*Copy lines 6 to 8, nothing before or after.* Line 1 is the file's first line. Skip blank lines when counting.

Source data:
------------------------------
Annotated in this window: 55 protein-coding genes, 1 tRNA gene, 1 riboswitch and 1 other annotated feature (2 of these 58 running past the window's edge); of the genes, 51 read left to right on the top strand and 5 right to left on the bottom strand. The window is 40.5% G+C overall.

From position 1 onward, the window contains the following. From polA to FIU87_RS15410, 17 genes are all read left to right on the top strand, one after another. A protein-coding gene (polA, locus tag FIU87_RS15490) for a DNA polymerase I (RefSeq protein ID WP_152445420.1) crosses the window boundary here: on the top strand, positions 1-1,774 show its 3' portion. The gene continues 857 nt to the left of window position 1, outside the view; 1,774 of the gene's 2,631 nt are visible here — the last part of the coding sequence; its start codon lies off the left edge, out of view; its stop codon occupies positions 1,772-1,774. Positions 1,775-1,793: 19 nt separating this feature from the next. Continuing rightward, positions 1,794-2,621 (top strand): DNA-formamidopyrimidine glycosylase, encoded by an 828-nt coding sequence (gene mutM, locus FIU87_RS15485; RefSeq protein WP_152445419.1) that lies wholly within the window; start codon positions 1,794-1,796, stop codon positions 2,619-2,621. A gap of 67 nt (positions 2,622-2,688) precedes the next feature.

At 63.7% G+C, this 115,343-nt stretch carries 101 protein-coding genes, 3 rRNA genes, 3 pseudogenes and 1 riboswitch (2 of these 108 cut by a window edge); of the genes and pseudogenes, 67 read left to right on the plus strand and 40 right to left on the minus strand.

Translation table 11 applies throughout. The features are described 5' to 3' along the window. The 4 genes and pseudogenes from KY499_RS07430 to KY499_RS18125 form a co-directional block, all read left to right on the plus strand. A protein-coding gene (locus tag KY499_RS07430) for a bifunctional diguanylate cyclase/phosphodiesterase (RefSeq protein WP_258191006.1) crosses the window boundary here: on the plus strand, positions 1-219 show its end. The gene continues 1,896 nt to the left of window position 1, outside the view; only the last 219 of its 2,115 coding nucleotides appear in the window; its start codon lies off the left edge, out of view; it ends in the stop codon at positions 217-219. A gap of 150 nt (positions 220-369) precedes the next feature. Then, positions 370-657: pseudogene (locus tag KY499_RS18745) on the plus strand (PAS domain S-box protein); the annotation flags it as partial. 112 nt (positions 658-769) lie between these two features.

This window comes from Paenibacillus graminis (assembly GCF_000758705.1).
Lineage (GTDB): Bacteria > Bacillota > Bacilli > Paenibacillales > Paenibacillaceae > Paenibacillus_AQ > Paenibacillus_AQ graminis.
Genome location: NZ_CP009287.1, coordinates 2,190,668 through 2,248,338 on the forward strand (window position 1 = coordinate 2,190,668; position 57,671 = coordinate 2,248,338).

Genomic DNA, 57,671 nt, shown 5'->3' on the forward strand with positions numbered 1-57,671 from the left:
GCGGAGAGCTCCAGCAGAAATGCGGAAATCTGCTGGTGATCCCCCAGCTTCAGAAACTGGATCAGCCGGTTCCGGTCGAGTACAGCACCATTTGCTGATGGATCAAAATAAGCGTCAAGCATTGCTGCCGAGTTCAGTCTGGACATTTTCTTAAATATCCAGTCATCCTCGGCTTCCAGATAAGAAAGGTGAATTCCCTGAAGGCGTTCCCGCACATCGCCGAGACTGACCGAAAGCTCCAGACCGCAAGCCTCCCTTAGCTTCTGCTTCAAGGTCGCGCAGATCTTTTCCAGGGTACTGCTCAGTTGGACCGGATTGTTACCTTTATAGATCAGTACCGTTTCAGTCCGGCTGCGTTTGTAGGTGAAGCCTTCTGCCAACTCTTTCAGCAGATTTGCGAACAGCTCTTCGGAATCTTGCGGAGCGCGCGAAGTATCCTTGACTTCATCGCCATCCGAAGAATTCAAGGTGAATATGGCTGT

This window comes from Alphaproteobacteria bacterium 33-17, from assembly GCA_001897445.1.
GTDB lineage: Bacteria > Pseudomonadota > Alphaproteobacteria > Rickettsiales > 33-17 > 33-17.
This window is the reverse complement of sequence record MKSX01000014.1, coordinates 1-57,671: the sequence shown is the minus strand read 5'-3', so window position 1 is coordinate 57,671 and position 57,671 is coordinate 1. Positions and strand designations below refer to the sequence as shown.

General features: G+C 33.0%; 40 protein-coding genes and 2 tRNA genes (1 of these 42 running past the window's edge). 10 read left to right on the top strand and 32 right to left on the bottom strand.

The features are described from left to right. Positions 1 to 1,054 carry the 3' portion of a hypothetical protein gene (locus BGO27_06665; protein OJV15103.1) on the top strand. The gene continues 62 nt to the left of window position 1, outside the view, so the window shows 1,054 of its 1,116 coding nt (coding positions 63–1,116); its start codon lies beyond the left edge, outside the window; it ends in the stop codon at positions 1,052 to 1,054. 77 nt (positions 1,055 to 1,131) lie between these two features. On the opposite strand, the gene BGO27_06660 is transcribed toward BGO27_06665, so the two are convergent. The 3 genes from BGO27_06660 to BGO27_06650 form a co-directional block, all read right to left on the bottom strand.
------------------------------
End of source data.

Lineage (GTDB): Bacteria > Bacillota > Bacilli > Paenibacillales > Paenibacillaceae > Paenibacillus_AQ > Paenibacillus_AQ graminis.
Genome location: NZ_CP009287.1, coordinates 2,190,668 through 2,248,338 on the forward strand (window position 1 = coordinate 2,190,668; position 57,671 = coordinate 2,248,338).

Genomic DNA, 57,671 nt, shown 5'->3' on the forward strand with positions numbered 1-57,671 from the left: